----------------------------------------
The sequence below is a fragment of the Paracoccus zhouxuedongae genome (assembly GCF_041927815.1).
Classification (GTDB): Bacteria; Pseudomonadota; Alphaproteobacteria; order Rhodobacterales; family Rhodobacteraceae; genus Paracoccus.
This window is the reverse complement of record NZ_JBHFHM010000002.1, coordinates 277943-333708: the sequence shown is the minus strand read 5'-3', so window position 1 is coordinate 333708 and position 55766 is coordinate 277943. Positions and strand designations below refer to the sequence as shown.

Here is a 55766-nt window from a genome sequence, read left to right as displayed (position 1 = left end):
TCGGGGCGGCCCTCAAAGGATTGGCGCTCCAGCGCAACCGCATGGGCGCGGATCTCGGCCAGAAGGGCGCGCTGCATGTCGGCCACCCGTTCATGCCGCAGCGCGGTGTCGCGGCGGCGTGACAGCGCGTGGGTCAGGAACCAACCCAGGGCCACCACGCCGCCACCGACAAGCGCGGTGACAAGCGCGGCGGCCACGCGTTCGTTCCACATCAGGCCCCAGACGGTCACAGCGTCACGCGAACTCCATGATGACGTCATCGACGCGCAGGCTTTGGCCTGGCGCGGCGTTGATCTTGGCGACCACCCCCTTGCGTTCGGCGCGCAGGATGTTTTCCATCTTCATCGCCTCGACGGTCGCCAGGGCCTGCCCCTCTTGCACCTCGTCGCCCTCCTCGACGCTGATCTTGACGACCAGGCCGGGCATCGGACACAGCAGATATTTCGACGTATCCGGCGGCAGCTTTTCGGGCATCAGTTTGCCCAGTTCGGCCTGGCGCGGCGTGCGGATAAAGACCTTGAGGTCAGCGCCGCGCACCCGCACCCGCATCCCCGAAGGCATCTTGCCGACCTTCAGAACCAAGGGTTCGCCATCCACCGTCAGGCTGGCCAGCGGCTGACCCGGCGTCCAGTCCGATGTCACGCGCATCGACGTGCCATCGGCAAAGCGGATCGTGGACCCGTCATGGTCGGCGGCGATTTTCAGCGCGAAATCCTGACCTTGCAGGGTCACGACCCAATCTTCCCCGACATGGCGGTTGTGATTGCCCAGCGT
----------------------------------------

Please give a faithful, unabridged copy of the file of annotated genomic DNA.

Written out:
The sequence below is a fragment of the Paracoccus zhouxuedongae genome (assembly GCF_041927815.1).
Classification (GTDB): Bacteria; Pseudomonadota; Alphaproteobacteria; order Rhodobacterales; family Rhodobacteraceae; genus Paracoccus.
This window is the reverse complement of record NZ_JBHFHM010000002.1, coordinates 277943-333708: the sequence shown is the minus strand read 5'-3', so window position 1 is coordinate 333708 and position 55766 is coordinate 277943. Positions and strand designations below refer to the sequence as shown.

Here is a 55766-nt window from a genome sequence, read left to right as displayed (position 1 = left end):
TCGGGGCGGCCCTCAAAGGATTGGCGCTCCAGCGCAACCGCATGGGCGCGGATCTCGGCCAGAAGGGCGCGCTGCATGTCGGCCACCCGTTCATGCCGCAGCGCGGTGTCGCGGCGGCGTGACAGCGCGTGGGTCAGGAACCAACCCAGGGCCACCACGCCGCCACCGACAAGCGCGGTGACAAGCGCGGCGGCCACGCGTTCGTTCCACATCAGGCCCCAGACGGTCACAGCGTCACGCGAACTCCATGATGACGTCATCGACGCGCAGGCTTTGGCCTGGCGCGGCGTTGATCTTGGCGACCACCCCCTTGCGTTCGGCGCGCAGGATGTTTTCCATCTTCATCGCCTCGACGGTCGCCAGGGCCTGCCCCTCTTGCACCTCGTCGCCCTCCTCGACGCTGATCTTGACGACCAGGCCGGGCATCGGACACAGCAGATATTTCGACGTATCCGGCGGCAGCTTTTCGGGCATCAGTTTGCCCAGTTCGGCCTGGCGCGGCGTGCGGATAAAGACCTTGAGGTCAGCGCCGCGCACCCGCACCCGCATCCCCGAAGGCATCTTGCCGACCTTCAGAACCAAGGGTTCGCCATCCACCGTCAGGCTGGCCAGCGGCTGACCCGGCGTCCAGTCCGATGTCACGCGCATCGACGTGCCATCGGCAAAGCGGATCGTGGACCCGTCATGGTCGGCGGCGATTTTCAGCGCGAAATCCTGACCTTGCAGGGTCACGACCCAATCTTCCCCGACATGGCGGTTGTGATTGCCCAGCGT